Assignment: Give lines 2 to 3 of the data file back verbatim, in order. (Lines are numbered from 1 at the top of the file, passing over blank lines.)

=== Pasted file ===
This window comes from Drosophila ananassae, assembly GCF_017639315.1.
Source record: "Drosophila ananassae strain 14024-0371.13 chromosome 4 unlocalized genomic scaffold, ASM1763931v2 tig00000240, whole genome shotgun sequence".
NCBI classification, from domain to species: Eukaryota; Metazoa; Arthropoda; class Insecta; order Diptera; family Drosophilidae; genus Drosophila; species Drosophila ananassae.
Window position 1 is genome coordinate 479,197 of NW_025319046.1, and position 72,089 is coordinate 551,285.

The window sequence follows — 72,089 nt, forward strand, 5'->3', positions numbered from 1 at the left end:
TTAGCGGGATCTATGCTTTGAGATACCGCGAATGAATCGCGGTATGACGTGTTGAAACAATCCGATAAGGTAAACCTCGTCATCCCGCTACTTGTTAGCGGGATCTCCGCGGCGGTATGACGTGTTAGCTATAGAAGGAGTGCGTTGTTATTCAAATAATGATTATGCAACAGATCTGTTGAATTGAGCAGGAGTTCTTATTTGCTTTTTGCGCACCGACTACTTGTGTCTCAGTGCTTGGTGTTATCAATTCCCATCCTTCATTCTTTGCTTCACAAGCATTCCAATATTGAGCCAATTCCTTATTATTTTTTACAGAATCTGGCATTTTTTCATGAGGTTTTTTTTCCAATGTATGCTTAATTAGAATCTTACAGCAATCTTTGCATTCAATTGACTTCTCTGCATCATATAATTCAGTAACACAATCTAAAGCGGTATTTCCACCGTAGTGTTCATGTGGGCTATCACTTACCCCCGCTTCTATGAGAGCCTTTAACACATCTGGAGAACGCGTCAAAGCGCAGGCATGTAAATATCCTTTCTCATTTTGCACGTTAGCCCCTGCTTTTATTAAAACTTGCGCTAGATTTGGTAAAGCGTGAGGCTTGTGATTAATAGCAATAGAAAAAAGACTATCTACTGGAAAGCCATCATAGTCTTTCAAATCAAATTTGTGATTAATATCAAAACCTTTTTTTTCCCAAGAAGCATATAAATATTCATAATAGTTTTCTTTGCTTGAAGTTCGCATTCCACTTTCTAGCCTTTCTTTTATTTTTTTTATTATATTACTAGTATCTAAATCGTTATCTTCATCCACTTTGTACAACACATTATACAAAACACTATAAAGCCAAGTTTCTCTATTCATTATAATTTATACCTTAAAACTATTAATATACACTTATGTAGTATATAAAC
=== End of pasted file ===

Source record: "Drosophila ananassae strain 14024-0371.13 chromosome 4 unlocalized genomic scaffold, ASM1763931v2 tig00000240, whole genome shotgun sequence".
NCBI classification, from domain to species: Eukaryota; Metazoa; Arthropoda; class Insecta; order Diptera; family Drosophilidae; genus Drosophila; species Drosophila ananassae.